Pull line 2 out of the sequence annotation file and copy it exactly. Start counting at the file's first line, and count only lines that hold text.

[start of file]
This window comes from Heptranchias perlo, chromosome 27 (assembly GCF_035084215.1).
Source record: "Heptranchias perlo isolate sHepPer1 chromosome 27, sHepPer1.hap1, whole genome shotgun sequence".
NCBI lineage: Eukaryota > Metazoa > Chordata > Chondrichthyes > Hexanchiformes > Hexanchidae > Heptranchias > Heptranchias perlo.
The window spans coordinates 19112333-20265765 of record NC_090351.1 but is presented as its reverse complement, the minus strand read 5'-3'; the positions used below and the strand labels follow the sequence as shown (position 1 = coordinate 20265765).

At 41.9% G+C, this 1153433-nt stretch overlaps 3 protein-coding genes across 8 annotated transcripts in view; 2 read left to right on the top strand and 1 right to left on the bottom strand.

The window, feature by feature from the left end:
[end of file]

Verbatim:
Source record: "Heptranchias perlo isolate sHepPer1 chromosome 27, sHepPer1.hap1, whole genome shotgun sequence".